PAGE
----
Coming down from a Bear River Writers’ Conference-induced high is not easy. Of course I was delighted to see my family again– my son started shrieking with delight when I walked in the door and I kissed him repeatedly– but now he’s in bed, my husband is working on his motorcycle, my in-laws are watching television, and everything about real life (clothes to unpack from the laundry basket, bed to make, bathroom to clean) seems exhausting.
I was so thankful for my Bear River scholarship this year, because this is certainly one of the finest writing conferences available, and since the German school year runs through late June, I don’t know when I’ll be able to attend again. This year, I hung white-knuckled onto every shred of experience– coffee in the cafeteria at breakfast, tables full of books, authors’ voices, the click of keyboards. What makes this conference so great? First of all, it uniquely focuses on new work– writers do not bring previously crafted pieces to their workshop, but strive to create something original during the four day conference. The atmosphere is congenial, not competitive. The surrounding environment– Camp Michigania and its heartbreaking vista of Walloon Lake– is unmatched. And of course, the calibre of the published writers recruited to lead workshops is beyond impressive: former U.S. Poet Laureate Robert Haas helped with initial conference plans, and this year’s faculty, with their lengthy lists of publications and fellowships and accolades, continued the tradition. One of the most endearing aspects of the conference is the ability to have conversations, both ordinary and sublime, with famous writers. You can seek advice about your writing, talk about a poem you both love, or complain about the fact that the coffee ran out.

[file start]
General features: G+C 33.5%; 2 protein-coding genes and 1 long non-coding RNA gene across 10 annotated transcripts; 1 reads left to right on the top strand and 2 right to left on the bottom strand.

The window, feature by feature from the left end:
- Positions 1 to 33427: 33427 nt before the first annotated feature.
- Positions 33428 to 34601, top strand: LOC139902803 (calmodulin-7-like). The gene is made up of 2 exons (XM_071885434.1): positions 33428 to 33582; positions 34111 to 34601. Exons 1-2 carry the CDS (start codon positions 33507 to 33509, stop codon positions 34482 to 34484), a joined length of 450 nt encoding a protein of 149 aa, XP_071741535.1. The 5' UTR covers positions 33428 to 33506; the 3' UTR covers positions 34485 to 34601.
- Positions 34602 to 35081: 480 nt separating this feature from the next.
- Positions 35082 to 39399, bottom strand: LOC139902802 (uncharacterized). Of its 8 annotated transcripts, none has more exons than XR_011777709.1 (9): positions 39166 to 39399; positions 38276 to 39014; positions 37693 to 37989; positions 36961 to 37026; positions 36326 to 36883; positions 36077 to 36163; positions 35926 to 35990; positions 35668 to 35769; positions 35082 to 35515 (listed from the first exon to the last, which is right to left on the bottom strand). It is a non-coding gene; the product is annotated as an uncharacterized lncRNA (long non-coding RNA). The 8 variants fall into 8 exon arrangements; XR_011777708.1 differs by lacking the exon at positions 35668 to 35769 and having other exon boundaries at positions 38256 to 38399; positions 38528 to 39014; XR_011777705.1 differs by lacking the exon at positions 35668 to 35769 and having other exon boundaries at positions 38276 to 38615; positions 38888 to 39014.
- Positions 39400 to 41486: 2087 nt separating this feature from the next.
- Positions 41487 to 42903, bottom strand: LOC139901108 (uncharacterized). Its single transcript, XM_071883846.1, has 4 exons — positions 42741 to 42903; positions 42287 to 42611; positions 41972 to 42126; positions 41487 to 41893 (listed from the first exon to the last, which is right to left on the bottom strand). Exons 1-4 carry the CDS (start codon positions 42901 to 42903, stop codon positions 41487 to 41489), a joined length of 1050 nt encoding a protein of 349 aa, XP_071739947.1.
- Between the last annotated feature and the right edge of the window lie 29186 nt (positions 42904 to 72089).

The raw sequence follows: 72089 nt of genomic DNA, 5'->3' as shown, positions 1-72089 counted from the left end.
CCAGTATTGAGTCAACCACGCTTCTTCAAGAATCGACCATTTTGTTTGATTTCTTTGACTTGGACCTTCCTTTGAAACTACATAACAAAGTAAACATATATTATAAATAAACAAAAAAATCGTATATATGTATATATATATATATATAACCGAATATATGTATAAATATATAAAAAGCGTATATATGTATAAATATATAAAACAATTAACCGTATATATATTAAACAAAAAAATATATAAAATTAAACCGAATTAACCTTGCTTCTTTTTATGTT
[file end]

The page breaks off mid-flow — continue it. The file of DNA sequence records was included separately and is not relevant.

I am really going to miss attending BRWC. It might be years before I return, but in the meantime I will remember the last lines from Jane Hirshfield’s poem, “Each Moment A White Bull Steps Shining Into the World”:
“that you came to love it, that was the gift.
Let the envious gods take back what they can.”
Listen to Jane’s beautiful reading of her poem here. Thank you, Jane, for the reminder that simply loving a thing is most important, regardless of whether or not we can keep it for ourselves.